The first step is to have faith.  The second is to act upon the trust that we have in Jesus.

And is our success promised?  Not if you read the end of the chapter.  Many of these Hall of Famers never saw the earthly prize at the end of their labors.  Many of us will not receive that earthly prize either, but oh, the wonderful reward that awaits us and we get to see the prize the Hall of Famers never saw, Jesus.  If you have read all the New Testament, you will know that this earth will be destroyed and there will become a new heaven and new earth.  A reward given here would be wasted.  Our reward is there.

And I have thought about it a great deal in the past few weeks.  I have no idea why I have had that thought.  It relates to what heaven MIGHT be like, but what I have thought about is a question.  “Can you see yourself doing nothing other than looking into the eyes of Jesus for a few eons?”  Stumming a harp for an eon seems boring.  Just gazing into someone’s eyes?  I am an introvert.  We hate making eye contact, although some of us have learned how.  It is uncomfortable after a few seconds.  An eon?  Just one?  We have the attention span of a gnat.  Sorry!  That gives gnats a bad name, for when they attack my eyes, they have a much longer attention span than we have.  If you have never had gnats fly against your eyes or into your ears, especially when you are changing your oil or something else that requires you to be outside with both hands full of something, trust me!!  They have a longer attention span than we do.

But for the answer to the question, it is two-fold.  First, every time I divert my gaze away from my mental image of Jesus (not the real thing), I sin.  I screw up.  I must keep looking at Jesus to not screw up.  And second, all the promises in the Bible have a clause in them that we must seek God and His plan for our lives.  I see that requirement as gazing into the eyes of Jesus for as long as I can, desiring to know Him more and more, for He is all I need and all I really want.  And I need no mention in any Hall of Fame other than to gaze into the eyes of my Savior.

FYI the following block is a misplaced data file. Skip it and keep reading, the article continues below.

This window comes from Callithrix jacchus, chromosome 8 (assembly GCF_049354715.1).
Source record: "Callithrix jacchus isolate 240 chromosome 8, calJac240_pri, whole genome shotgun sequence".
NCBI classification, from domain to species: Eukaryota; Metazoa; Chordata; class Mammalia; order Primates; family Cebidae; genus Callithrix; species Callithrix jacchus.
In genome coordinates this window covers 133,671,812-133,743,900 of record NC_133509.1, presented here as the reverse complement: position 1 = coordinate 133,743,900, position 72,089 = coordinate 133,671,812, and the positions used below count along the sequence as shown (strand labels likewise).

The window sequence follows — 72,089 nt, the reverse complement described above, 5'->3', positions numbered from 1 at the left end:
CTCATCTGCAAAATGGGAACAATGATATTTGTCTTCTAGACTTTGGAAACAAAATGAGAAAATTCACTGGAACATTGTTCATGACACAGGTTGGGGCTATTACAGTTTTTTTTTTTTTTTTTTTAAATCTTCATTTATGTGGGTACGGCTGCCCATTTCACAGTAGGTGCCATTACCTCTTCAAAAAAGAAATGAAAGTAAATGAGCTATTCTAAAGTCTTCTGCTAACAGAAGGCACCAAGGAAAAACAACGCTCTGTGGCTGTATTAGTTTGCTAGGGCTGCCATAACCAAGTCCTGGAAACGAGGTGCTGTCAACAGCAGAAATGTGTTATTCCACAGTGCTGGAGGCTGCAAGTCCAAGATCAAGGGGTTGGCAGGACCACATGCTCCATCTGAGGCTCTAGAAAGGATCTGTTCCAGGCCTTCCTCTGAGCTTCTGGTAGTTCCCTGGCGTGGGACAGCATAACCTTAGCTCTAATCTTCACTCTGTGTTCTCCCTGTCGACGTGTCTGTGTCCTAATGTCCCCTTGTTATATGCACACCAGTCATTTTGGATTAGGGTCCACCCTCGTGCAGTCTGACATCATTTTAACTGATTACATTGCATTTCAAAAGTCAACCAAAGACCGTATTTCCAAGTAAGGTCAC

Some Serendipitous Reflections

“1. What are some verbs that describe your present level of faith?  Why these?
”2. Of the people mentioned in this section, with whom do you feel you have the most in common?  Why?  With whom do you have the least in common?  Why?  Which situation would have been the most difficult for you to face?  Why?  What does it mean to you that not all these people of faith met with ‘success’?
“3. How has your life changed as a result of your faith in God?  What has your faith cost you?  How has your faith affected your neighbors?
“4. What does it mean to you to be an alien and stranger on earth?  In what ways do you feel like a stranger in this world?
“5. Who are some contemporary ‘heroes of faith’ that spur you on today?”

  • Lyman Coleman, et al, The NIV Serendipity Bible for Study Groups

Question 1 is equating faith with how you respond in action (even intellectual action).  Yet, faith is spiritual.  We need to show our faith in action, but there are other aspects.  Alternatives to further reflection could be to list adverbs, nouns, and adjectives instead of only verbs.

The questions in Question 3 cover how we interact with others.  The first one should have an answer.  If nothing but a shrug, then why has there not been a change?  Intellectually, attitudes, behavior, sense of Joy, Hope, etc.?  Something!!!  If your faith has not cost you anything, it goes back to the first question to a degree.  But the follow up would be why not?  And as for the neighbors, do they even know you are a Christian?  My wife tells the story on occasion about our next-door neighbor in the hayloft of the converted stables in Watertown, MA.  Our neighbors did not seem to have a moral compass (sexually, drugs, etc. – allegedly), but they started cleaning up their act when we moved next door.  The wife next door told my wife that it seemed that the neighborhood had moved up scale with Christians next door.  My wife said that we had never advertised, but the neighbor said that the other four families in the building were watching us.

Question 4 is like question 3.  If there has been no change, there probably is no feeling of being a stranger.

If you like these Thursday morning Bible studies, but you think you missed a few, you can use this LINK. I have set up a page off the home page for links to these Thursday morning posts. I will continue to modify the page as I add more.

Soli Deo Gloria.  Only to God be the Glory.

4 Comments

Add yours →

  1. Yiu began with one of my favourite verses of all time…..I absolutely love that verse…and faith is one of my favourite topics….

    Those are some really hard questions….some real good introspection required there Mark….
    Especially since I’ve been wavering off late…

    I’m so glad your family was able to stabilize an entire neighborhood…..it is glorious indeed….

    Love and hugs…

    Liked by 3 people